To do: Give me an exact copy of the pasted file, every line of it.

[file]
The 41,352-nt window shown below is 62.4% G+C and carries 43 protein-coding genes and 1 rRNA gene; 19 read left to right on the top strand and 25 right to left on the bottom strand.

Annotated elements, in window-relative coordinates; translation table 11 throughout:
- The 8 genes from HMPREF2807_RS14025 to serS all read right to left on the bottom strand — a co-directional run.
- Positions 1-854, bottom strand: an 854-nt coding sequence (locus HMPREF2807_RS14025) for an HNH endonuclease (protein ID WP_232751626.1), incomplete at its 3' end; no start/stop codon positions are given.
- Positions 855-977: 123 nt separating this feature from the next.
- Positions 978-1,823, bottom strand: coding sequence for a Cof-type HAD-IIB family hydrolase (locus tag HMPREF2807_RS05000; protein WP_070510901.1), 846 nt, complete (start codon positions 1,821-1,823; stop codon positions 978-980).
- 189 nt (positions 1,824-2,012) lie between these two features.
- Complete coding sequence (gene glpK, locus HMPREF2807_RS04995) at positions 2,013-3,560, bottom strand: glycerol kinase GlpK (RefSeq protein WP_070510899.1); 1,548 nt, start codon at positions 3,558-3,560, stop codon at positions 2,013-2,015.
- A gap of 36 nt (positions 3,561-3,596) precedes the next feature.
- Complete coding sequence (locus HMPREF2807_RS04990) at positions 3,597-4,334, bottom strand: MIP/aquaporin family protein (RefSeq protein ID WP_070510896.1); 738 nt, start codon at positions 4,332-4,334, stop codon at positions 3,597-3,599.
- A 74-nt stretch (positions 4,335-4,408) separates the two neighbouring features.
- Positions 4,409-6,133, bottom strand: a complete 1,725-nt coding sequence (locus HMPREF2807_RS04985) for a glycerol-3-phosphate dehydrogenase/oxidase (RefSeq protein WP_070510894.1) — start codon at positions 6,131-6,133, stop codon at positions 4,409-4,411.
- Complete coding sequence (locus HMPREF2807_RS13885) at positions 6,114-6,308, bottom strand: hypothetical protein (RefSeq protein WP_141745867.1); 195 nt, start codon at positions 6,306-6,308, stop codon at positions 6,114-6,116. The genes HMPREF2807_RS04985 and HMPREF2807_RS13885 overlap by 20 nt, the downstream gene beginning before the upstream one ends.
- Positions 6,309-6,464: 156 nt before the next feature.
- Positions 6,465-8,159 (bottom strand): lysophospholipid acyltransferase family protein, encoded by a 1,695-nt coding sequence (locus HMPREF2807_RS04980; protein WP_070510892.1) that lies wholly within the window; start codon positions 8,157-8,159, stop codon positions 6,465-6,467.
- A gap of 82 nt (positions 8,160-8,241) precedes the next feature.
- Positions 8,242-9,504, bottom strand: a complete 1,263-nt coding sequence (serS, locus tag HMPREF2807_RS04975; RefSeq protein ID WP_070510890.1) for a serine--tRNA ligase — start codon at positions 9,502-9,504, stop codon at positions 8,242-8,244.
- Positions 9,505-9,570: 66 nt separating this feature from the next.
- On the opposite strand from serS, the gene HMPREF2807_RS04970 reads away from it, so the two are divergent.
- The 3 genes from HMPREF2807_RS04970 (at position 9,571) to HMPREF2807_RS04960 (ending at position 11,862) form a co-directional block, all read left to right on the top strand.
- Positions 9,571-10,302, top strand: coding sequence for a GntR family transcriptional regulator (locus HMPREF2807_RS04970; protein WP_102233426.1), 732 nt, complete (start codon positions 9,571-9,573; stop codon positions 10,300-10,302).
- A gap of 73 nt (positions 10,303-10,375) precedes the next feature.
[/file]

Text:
The 41,352-nt window shown below is 62.4% G+C and carries 43 protein-coding genes and 1 rRNA gene; 19 read left to right on the top strand and 25 right to left on the bottom strand.

Annotated elements, in window-relative coordinates; translation table 11 throughout:
- The 8 genes from HMPREF2807_RS14025 to serS all read right to left on the bottom strand — a co-directional run.
- Positions 1-854, bottom strand: an 854-nt coding sequence (locus HMPREF2807_RS14025) for an HNH endonuclease (protein ID WP_232751626.1), incomplete at its 3' end; no start/stop codon positions are given.
- Positions 855-977: 123 nt separating this feature from the next.
- Positions 978-1,823, bottom strand: coding sequence for a Cof-type HAD-IIB family hydrolase (locus tag HMPREF2807_RS05000; protein WP_070510901.1), 846 nt, complete (start codon positions 1,821-1,823; stop codon positions 978-980).
- 189 nt (positions 1,824-2,012) lie between these two features.
- Complete coding sequence (gene glpK, locus HMPREF2807_RS04995) at positions 2,013-3,560, bottom strand: glycerol kinase GlpK (RefSeq protein WP_070510899.1); 1,548 nt, start codon at positions 3,558-3,560, stop codon at positions 2,013-2,015.
- A gap of 36 nt (positions 3,561-3,596) precedes the next feature.
- Complete coding sequence (locus HMPREF2807_RS04990) at positions 3,597-4,334, bottom strand: MIP/aquaporin family protein (RefSeq protein ID WP_070510896.1); 738 nt, start codon at positions 4,332-4,334, stop codon at positions 3,597-3,599.
- A 74-nt stretch (positions 4,335-4,408) separates the two neighbouring features.
- Positions 4,409-6,133, bottom strand: a complete 1,725-nt coding sequence (locus HMPREF2807_RS04985) for a glycerol-3-phosphate dehydrogenase/oxidase (RefSeq protein WP_070510894.1) — start codon at positions 6,131-6,133, stop codon at positions 4,409-4,411.
- Complete coding sequence (locus HMPREF2807_RS13885) at positions 6,114-6,308, bottom strand: hypothetical protein (RefSeq protein WP_141745867.1); 195 nt, start codon at positions 6,306-6,308, stop codon at positions 6,114-6,116. The genes HMPREF2807_RS04985 and HMPREF2807_RS13885 overlap by 20 nt, the downstream gene beginning before the upstream one ends.
- Positions 6,309-6,464: 156 nt before the next feature.
- Positions 6,465-8,159 (bottom strand): lysophospholipid acyltransferase family protein, encoded by a 1,695-nt coding sequence (locus HMPREF2807_RS04980; protein WP_070510892.1) that lies wholly within the window; start codon positions 8,157-8,159, stop codon positions 6,465-6,467.
- A gap of 82 nt (positions 8,160-8,241) precedes the next feature.
- Positions 8,242-9,504, bottom strand: a complete 1,263-nt coding sequence (serS, locus tag HMPREF2807_RS04975; RefSeq protein ID WP_070510890.1) for a serine--tRNA ligase — start codon at positions 9,502-9,504, stop codon at positions 8,242-8,244.
- Positions 9,505-9,570: 66 nt separating this feature from the next.
- On the opposite strand from serS, the gene HMPREF2807_RS04970 reads away from it, so the two are divergent.
- The 3 genes from HMPREF2807_RS04970 (at position 9,571) to HMPREF2807_RS04960 (ending at position 11,862) form a co-directional block, all read left to right on the top strand.
- Positions 9,571-10,302, top strand: coding sequence for a GntR family transcriptional regulator (locus HMPREF2807_RS04970; protein WP_102233426.1), 732 nt, complete (start codon positions 9,571-9,573; stop codon positions 10,300-10,302).
- A gap of 73 nt (positions 10,303-10,375) precedes the next feature.